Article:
W3C home > Mailing lists > Public > public-semweb-lifesci@w3.org > May 2006

Re: proposal for standard NCBI database URI

From: Phillip Lord <phillip.lord@newcastle.ac.uk>
Date: Wed, 10 May 2006 15:27:06 +0100
To: <public-semweb-lifesci@w3.org>
Message-ID: <ud5emj6px.fsf@newcastle.ac.uk>

>>>>> "MS" == Matthias Samwald <samwald@gmx.at> writes:

  >>  Also, it's not clear what it meant by "same thing".
  >> 
  >> 
  >>  An genbank record and embl record identifying the same piece of
  >> DNA  are not the same thing; they are different records.

  >> Or probably "different record, but same gene, according to some
  >> criteria"

  MS> Clearly, there should be different URIs for different
  MS> records. However, the problem discussed higher up in this thread
  MS> was that there could be different URIs for EXACTLY the same
  MS> record, simply because a different namespace is used, for
  MS> instance. Just a single differing character is sufficient. If we
  MS> do not try to make an effort to avoid even this simple problem,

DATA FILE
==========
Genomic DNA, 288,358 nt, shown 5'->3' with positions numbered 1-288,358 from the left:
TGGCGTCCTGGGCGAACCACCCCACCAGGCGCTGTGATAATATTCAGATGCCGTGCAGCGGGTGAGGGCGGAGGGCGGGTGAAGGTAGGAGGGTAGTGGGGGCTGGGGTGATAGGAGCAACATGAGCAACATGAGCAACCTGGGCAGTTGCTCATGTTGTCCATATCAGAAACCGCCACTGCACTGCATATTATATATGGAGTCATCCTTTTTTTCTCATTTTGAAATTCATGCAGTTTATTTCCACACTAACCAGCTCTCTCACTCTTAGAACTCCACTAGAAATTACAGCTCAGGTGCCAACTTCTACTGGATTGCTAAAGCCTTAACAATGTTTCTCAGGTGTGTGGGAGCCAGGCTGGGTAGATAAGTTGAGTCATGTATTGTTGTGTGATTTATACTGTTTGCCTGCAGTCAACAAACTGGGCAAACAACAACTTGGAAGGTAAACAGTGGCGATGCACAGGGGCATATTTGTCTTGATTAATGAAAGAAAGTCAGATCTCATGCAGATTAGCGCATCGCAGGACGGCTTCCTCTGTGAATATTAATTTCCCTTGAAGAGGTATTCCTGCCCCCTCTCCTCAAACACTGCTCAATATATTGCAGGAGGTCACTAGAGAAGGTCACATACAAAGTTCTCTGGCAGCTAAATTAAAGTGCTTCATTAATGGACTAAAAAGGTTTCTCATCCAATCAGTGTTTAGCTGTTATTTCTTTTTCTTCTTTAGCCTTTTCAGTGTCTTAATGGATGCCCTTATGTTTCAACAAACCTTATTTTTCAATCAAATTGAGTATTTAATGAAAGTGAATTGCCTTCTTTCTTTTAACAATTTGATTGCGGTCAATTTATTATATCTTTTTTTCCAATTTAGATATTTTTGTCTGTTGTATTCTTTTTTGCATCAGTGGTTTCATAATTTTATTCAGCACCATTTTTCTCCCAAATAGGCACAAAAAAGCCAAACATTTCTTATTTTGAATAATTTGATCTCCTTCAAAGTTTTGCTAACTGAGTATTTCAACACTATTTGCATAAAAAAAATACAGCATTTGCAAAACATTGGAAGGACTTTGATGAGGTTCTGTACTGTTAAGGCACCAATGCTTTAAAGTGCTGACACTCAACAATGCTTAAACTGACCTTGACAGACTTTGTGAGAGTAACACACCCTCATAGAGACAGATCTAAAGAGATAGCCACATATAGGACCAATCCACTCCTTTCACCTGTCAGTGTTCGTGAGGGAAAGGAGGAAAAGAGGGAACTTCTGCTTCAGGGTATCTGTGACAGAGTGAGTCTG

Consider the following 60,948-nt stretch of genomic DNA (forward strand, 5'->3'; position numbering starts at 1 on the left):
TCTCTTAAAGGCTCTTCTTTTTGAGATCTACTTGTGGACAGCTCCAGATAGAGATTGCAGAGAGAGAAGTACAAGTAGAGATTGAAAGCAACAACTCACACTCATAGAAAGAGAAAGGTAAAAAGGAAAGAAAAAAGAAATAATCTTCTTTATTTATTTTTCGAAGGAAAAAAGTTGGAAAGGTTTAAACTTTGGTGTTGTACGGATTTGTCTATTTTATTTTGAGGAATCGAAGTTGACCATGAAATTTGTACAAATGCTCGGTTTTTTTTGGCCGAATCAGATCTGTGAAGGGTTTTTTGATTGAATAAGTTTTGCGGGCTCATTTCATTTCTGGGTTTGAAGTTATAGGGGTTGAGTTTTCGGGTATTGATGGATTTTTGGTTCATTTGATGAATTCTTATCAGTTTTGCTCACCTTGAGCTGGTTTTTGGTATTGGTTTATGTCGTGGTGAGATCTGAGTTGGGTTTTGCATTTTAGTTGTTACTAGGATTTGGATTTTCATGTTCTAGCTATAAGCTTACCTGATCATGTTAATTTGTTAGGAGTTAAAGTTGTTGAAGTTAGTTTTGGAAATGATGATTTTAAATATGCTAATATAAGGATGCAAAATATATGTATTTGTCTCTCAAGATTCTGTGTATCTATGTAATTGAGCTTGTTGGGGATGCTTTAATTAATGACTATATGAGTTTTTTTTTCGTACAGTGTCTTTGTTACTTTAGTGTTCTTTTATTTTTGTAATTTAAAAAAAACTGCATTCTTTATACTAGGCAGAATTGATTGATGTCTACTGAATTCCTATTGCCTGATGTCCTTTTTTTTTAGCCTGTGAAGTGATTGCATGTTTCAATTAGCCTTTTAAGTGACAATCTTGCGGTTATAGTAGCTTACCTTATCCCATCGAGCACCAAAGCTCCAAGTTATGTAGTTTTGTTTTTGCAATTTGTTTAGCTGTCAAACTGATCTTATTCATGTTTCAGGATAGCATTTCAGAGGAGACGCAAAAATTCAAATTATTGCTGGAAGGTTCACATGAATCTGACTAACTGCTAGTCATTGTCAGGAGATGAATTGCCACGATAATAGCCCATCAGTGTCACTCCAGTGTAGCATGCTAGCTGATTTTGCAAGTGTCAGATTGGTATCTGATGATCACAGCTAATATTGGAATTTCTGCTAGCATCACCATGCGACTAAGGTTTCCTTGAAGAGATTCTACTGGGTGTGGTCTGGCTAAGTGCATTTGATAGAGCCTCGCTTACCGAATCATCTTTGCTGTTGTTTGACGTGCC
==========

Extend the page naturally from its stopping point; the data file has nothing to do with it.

MS> our ultimate goal (data/information integration) seems
  MS> unreachable.

I am just a little unconvinced that we should try to shove enough
information into a URI to avoid having to do identify (or identifier)
resolution elsewhere. 

This is, I think, the reason that LSID spec went the "byte identity"
way that it did -- it's a relatively straight-forward and simple
test to determine whether you have the same thing. 

Of course, I agree that having a single byte identical entity having
multiple URI's is a pain, but even if you try to avoid it (which is
wise), it should not be mandated that it has to be avoided. 




  MS> Ultimately, we should only have to talk about the biological
  MS> things (and apply URIs to real world resources)


Aye, right, laudable aim. But 150 years down the line, we still don't
have a workable definition of gene, species, organism or even
life. 
  
  MS> The question should be 'what is the URI of the class of human
  MS> insulin molecules?', not 'what is the URI of the database entry
  MS> about human insulin molecules in the Uniprot database?'. Down
  MS> with the unnecessary abstractions!

Yep. Unnecessary abstractions are a pain. Think it's fairly easy to
argue, thought, that "human insulin" is much more of an abstraction
that "uniprot record".

Phil
Received on Wednesday, 10 May 2006 14:27:25 GMT

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